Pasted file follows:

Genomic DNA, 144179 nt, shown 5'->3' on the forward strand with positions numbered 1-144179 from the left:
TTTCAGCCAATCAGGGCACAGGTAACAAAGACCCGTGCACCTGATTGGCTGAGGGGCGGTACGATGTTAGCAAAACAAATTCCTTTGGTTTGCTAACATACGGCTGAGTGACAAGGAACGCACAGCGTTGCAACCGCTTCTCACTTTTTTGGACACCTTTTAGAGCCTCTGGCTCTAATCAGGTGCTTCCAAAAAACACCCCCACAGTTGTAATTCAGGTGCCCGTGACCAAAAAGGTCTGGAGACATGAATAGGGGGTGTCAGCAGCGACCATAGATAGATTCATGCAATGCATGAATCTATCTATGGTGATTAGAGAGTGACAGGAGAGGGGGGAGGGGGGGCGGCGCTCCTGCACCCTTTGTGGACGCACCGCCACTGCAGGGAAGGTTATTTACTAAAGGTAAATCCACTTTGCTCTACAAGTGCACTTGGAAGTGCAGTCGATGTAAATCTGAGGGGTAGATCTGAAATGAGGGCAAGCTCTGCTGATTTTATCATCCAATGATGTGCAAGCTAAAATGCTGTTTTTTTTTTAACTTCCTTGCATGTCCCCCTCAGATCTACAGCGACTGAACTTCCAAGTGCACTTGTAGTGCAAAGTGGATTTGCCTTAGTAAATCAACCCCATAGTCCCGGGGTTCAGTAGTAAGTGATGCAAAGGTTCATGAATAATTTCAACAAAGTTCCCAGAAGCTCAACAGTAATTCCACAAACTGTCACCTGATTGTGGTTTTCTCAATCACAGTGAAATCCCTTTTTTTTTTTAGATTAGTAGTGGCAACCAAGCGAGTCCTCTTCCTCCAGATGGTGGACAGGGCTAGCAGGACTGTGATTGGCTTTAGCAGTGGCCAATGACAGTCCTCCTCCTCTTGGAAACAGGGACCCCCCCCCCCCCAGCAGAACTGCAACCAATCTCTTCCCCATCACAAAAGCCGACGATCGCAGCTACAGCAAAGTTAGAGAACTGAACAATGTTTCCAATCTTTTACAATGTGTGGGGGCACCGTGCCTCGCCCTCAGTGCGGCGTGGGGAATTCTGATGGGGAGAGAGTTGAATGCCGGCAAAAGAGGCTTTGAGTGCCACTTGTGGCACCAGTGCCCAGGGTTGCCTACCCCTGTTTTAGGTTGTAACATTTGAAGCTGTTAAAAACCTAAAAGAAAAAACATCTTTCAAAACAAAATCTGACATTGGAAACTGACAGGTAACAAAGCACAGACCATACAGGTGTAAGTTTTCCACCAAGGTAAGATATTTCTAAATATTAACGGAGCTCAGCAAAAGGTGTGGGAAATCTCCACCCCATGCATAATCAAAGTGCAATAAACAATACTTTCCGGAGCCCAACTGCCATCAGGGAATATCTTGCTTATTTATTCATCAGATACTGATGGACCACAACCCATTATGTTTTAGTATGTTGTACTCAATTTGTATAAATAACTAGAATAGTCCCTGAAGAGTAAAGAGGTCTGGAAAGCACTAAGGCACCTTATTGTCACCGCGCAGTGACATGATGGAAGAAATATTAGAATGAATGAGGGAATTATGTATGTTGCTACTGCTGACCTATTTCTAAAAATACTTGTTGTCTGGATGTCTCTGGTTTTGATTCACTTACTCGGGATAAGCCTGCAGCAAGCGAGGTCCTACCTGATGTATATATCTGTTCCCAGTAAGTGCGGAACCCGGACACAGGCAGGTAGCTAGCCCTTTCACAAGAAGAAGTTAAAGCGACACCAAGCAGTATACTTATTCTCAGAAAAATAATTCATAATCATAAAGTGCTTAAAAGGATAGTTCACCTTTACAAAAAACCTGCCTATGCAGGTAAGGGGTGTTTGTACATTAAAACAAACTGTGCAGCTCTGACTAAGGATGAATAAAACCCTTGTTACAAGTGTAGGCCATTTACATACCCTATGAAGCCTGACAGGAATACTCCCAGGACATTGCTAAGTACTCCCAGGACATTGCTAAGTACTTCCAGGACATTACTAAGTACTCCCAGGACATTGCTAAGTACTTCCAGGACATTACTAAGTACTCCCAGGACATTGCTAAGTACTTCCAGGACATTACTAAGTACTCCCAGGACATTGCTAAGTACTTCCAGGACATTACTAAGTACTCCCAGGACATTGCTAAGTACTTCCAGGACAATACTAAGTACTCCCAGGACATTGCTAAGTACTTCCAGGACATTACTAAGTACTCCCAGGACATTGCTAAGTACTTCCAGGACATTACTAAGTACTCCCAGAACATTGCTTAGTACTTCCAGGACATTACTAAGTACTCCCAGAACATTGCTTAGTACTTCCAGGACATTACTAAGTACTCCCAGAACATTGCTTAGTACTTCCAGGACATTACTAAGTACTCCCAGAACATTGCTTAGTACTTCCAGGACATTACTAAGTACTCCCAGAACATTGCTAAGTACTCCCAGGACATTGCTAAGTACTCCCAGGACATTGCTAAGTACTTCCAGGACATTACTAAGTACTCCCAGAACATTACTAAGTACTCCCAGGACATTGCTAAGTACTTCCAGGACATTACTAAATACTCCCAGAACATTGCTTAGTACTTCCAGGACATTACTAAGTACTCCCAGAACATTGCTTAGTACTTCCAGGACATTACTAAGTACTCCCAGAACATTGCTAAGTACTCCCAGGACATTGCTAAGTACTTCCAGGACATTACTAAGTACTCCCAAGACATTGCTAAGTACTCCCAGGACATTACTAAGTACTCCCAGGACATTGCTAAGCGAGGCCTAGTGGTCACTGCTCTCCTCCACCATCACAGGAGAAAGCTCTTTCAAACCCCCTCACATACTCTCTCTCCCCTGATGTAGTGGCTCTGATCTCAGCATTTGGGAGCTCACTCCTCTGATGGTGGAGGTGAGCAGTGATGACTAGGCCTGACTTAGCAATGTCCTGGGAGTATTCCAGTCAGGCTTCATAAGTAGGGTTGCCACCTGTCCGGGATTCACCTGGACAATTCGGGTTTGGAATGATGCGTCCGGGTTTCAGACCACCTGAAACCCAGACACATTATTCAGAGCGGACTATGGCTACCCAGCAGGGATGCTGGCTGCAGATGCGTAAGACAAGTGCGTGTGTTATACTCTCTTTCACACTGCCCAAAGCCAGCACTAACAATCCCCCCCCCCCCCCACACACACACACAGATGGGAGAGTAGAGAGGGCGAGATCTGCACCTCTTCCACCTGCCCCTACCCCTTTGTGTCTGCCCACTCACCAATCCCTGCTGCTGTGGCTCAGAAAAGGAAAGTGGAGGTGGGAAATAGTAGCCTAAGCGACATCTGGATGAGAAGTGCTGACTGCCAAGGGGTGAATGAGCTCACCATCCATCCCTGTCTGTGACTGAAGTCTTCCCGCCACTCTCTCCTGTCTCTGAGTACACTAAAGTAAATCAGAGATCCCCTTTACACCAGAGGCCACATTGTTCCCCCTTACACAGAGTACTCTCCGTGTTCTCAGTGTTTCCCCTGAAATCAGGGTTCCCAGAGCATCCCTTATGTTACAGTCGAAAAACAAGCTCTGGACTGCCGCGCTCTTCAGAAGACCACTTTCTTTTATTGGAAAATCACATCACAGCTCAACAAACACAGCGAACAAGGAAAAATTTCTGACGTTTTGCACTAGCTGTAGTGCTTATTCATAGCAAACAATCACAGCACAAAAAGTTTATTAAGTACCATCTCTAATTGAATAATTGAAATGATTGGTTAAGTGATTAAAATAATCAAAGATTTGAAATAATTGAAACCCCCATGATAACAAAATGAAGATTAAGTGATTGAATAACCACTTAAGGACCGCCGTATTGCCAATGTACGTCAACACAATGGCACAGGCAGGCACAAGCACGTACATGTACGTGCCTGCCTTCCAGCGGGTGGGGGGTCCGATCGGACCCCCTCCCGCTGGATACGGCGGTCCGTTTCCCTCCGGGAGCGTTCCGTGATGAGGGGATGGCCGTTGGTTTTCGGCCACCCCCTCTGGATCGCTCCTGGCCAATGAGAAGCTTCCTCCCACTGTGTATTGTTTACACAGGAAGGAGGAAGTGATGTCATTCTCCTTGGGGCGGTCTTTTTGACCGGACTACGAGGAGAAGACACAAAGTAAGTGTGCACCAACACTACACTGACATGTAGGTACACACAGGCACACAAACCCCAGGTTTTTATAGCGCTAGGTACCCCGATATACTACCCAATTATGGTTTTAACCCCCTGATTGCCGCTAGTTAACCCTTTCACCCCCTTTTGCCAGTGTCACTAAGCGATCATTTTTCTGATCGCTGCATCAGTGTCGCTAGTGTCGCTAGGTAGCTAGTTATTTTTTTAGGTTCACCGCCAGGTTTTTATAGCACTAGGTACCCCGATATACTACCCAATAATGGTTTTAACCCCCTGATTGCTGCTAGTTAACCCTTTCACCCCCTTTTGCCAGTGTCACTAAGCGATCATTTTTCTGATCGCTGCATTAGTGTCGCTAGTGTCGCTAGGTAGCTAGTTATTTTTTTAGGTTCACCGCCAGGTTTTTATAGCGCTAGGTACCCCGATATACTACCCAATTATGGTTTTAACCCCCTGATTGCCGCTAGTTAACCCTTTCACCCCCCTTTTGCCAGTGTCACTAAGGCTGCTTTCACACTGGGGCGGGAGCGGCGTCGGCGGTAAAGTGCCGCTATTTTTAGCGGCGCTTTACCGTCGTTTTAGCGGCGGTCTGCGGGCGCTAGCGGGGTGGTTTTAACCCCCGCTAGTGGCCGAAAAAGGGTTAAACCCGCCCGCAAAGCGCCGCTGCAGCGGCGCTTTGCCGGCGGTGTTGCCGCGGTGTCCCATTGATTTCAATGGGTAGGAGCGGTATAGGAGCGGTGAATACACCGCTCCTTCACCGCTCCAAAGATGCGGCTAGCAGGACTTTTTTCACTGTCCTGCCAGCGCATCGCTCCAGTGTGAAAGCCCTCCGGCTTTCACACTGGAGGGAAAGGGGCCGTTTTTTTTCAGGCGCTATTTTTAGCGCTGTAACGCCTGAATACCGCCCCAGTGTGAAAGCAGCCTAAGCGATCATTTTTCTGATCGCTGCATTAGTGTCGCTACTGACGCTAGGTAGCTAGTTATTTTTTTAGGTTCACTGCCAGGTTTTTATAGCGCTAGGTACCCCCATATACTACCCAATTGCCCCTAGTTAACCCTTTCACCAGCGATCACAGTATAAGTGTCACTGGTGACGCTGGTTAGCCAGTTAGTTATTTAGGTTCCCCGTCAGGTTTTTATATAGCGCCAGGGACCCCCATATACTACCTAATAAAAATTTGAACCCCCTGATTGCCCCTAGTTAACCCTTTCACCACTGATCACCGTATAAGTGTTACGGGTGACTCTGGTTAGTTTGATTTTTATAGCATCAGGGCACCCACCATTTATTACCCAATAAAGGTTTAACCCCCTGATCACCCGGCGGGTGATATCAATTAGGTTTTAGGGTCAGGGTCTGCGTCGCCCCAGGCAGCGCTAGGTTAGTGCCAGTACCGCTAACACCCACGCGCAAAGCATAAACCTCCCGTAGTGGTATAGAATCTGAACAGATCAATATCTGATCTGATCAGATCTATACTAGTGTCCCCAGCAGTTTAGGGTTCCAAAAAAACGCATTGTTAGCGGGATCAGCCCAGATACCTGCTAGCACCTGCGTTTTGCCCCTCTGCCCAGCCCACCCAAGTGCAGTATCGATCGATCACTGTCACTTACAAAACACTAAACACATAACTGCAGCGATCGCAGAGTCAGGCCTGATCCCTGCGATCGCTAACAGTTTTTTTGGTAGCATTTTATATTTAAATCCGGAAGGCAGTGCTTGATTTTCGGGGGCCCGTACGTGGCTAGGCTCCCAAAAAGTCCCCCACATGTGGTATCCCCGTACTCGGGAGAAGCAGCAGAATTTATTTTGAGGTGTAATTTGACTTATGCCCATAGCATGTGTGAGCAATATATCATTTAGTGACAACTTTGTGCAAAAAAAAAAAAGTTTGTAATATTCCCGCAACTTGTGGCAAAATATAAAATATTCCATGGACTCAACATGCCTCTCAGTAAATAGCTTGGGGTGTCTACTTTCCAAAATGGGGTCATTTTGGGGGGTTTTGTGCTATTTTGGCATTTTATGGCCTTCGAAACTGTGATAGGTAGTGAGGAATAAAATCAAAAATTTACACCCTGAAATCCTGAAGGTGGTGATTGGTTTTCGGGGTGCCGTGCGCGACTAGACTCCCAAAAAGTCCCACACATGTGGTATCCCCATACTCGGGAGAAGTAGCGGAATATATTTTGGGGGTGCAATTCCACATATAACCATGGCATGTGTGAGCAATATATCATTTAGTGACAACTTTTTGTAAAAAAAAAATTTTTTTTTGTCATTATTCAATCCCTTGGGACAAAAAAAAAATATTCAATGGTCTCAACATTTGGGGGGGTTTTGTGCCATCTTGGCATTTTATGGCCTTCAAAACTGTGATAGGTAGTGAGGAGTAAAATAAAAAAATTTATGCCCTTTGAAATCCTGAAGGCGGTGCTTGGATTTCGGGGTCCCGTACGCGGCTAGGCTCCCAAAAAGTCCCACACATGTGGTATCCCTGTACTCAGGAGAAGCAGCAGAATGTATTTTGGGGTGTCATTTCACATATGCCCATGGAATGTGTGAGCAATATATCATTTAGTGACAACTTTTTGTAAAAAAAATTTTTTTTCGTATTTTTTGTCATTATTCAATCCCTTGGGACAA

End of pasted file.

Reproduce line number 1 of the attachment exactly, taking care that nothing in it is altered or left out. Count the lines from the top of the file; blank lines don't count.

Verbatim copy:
Genomic DNA, 144179 nt, shown 5'->3' on the forward strand with positions numbered 1-144179 from the left: